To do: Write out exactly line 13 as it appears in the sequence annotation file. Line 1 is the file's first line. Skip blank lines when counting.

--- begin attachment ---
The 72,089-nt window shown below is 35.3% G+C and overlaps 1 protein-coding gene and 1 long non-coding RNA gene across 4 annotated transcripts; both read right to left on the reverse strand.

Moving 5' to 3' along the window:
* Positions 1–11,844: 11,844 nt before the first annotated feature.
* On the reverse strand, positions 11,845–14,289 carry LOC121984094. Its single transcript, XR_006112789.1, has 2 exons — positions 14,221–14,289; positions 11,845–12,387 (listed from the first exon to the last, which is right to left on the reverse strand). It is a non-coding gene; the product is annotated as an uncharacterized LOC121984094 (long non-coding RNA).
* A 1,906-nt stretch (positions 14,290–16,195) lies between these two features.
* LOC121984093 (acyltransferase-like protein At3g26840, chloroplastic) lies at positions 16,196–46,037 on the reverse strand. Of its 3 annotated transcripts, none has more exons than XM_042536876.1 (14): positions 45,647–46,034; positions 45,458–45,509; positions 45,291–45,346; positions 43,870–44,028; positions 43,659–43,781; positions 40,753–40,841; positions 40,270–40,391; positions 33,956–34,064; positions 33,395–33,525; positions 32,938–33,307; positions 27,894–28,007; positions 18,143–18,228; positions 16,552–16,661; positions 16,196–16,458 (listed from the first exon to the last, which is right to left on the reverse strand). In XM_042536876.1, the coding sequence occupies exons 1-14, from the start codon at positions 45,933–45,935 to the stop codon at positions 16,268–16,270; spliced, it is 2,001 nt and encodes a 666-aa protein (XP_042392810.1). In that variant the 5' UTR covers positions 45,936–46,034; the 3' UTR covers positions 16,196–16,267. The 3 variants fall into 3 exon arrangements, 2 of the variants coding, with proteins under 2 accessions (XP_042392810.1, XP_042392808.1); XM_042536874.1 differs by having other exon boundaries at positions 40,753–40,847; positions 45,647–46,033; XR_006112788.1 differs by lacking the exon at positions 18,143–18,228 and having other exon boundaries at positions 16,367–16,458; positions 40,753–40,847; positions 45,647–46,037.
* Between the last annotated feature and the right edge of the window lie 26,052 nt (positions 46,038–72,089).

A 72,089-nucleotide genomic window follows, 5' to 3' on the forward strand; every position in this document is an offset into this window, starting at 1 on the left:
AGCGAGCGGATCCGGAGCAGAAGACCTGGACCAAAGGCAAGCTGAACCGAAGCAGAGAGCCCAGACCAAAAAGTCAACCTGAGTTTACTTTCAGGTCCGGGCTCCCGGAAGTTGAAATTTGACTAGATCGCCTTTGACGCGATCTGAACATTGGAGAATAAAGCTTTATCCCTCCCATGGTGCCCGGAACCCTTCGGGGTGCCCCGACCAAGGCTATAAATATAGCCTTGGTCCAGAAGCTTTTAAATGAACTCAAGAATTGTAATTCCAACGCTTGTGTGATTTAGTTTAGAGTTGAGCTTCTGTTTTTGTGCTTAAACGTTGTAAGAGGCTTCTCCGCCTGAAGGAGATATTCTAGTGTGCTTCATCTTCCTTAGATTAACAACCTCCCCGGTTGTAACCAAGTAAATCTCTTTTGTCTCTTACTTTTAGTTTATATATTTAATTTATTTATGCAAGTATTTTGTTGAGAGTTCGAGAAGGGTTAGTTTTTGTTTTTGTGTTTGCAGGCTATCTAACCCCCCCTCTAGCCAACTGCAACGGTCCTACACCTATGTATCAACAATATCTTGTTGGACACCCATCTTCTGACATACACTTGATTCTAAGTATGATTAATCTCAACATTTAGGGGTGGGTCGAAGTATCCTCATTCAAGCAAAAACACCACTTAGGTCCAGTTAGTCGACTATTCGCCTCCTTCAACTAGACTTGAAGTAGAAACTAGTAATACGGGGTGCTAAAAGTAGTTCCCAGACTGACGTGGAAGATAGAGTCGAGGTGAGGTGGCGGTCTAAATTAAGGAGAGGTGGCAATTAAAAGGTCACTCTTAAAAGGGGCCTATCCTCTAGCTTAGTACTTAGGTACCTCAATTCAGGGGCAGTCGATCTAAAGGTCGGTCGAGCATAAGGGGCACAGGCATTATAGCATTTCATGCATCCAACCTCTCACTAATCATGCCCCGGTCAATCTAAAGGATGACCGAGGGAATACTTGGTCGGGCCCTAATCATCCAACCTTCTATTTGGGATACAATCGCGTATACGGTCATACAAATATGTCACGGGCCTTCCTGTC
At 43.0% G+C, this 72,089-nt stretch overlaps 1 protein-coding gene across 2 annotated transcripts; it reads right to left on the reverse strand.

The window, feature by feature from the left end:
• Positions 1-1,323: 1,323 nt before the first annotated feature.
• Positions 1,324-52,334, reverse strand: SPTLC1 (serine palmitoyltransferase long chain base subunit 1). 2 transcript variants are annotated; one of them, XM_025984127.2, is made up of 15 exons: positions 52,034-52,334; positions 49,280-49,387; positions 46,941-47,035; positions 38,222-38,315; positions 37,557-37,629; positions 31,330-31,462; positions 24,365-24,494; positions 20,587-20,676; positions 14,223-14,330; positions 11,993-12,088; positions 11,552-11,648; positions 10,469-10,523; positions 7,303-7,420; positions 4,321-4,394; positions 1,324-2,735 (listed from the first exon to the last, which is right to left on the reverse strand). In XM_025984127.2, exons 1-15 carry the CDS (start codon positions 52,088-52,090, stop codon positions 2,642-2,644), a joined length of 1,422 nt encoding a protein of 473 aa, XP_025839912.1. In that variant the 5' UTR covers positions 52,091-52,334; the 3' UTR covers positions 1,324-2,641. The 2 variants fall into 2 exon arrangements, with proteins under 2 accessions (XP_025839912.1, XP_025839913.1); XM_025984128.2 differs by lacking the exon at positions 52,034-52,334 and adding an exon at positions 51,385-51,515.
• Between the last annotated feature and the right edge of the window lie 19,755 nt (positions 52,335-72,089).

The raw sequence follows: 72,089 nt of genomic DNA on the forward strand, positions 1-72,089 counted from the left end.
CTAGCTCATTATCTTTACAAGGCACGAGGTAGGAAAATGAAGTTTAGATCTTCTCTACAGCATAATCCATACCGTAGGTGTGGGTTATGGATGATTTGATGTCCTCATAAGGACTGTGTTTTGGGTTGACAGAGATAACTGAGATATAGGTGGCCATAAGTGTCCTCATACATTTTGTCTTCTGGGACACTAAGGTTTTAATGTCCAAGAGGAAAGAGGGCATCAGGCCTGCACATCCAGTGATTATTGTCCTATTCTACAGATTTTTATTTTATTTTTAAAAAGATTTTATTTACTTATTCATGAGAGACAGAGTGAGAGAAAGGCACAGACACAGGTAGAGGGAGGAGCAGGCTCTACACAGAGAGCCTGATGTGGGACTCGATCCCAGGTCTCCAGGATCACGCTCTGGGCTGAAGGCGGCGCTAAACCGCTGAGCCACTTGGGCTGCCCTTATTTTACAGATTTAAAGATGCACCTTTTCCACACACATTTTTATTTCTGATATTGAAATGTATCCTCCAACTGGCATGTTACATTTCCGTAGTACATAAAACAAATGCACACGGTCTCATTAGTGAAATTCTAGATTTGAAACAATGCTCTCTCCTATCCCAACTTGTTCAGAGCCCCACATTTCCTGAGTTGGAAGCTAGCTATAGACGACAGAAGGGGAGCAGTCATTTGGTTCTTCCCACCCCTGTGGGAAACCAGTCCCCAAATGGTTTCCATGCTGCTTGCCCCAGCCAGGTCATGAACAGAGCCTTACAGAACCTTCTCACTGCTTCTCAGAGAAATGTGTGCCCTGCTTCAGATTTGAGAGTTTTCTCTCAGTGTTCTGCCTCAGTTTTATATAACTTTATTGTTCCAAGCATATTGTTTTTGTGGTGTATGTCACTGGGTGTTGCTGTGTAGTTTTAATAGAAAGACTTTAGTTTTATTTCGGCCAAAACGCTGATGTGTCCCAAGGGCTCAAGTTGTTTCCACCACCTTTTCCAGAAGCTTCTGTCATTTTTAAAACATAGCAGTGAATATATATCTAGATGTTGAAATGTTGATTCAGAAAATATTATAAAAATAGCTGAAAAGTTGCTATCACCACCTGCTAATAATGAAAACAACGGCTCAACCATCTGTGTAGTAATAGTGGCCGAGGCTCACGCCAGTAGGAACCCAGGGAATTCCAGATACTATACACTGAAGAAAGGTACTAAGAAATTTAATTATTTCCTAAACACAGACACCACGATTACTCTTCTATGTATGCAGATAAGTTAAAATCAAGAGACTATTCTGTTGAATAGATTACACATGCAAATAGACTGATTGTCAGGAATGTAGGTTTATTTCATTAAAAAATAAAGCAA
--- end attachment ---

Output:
• Positions 1,324-52,334, reverse strand: SPTLC1 (serine palmitoyltransferase long chain base subunit 1). 2 transcript variants are annotated; one of them, XM_025984127.2, is made up of 15 exons: positions 52,034-52,334; positions 49,280-49,387; positions 46,941-47,035; positions 38,222-38,315; positions 37,557-37,629; positions 31,330-31,462; positions 24,365-24,494; positions 20,587-20,676; positions 14,223-14,330; positions 11,993-12,088; positions 11,552-11,648; positions 10,469-10,523; positions 7,303-7,420; positions 4,321-4,394; positions 1,324-2,735 (listed from the first exon to the last, which is right to left on the reverse strand). In XM_025984127.2, exons 1-15 carry the CDS (start codon positions 52,088-52,090, stop codon positions 2,642-2,644), a joined length of 1,422 nt encoding a protein of 473 aa, XP_025839912.1. In that variant the 5' UTR covers positions 52,091-52,334; the 3' UTR covers positions 1,324-2,641. The 2 variants fall into 2 exon arrangements, with proteins under 2 accessions (XP_025839912.1, XP_025839913.1); XM_025984128.2 differs by lacking the exon at positions 52,034-52,334 and adding an exon at positions 51,385-51,515.